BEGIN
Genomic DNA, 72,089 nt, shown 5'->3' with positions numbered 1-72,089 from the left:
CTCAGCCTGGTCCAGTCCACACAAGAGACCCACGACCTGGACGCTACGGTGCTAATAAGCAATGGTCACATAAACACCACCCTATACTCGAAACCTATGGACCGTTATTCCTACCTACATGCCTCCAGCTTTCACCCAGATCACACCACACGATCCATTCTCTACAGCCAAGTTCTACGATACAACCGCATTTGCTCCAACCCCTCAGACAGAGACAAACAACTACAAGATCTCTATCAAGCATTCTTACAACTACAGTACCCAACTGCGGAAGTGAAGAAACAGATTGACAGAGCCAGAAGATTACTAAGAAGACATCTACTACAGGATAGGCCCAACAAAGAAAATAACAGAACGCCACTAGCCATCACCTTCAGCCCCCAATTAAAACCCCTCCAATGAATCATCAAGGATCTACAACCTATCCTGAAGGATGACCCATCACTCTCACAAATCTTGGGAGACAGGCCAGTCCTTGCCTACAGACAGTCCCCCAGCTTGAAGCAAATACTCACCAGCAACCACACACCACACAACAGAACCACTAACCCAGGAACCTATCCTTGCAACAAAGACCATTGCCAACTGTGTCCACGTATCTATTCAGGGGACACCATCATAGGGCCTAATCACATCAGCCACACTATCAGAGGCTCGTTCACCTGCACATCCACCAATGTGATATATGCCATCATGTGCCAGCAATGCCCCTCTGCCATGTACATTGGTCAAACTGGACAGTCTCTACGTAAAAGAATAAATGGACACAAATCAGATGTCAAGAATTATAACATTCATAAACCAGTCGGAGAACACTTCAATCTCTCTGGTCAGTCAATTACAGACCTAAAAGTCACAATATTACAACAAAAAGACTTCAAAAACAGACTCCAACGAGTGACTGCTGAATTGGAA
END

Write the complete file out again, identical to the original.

Genomic DNA, 72,089 nt, shown 5'->3' with positions numbered 1-72,089 from the left:
CTCAGCCTGGTCCAGTCCACACAAGAGACCCACGACCTGGACGCTACGGTGCTAATAAGCAATGGTCACATAAACACCACCCTATACTCGAAACCTATGGACCGTTATTCCTACCTACATGCCTCCAGCTTTCACCCAGATCACACCACACGATCCATTCTCTACAGCCAAGTTCTACGATACAACCGCATTTGCTCCAACCCCTCAGACAGAGACAAACAACTACAAGATCTCTATCAAGCATTCTTACAACTACAGTACCCAACTGCGGAAGTGAAGAAACAGATTGACAGAGCCAGAAGATTACTAAGAAGACATCTACTACAGGATAGGCCCAACAAAGAAAATAACAGAACGCCACTAGCCATCACCTTCAGCCCCCAATTAAAACCCCTCCAATGAATCATCAAGGATCTACAACCTATCCTGAAGGATGACCCATCACTCTCACAAATCTTGGGAGACAGGCCAGTCCTTGCCTACAGACAGTCCCCCAGCTTGAAGCAAATACTCACCAGCAACCACACACCACACAACAGAACCACTAACCCAGGAACCTATCCTTGCAACAAAGACCATTGCCAACTGTGTCCACGTATCTATTCAGGGGACACCATCATAGGGCCTAATCACATCAGCCACACTATCAGAGGCTCGTTCACCTGCACATCCACCAATGTGATATATGCCATCATGTGCCAGCAATGCCCCTCTGCCATGTACATTGGTCAAACTGGACAGTCTCTACGTAAAAGAATAAATGGACACAAATCAGATGTCAAGAATTATAACATTCATAAACCAGTCGGAGAACACTTCAATCTCTCTGGTCAGTCAATTACAGACCTAAAAGTCACAATATTACAACAAAAAGACTTCAAAAACAGACTCCAACGAGTGACTGCTGAATTGGAA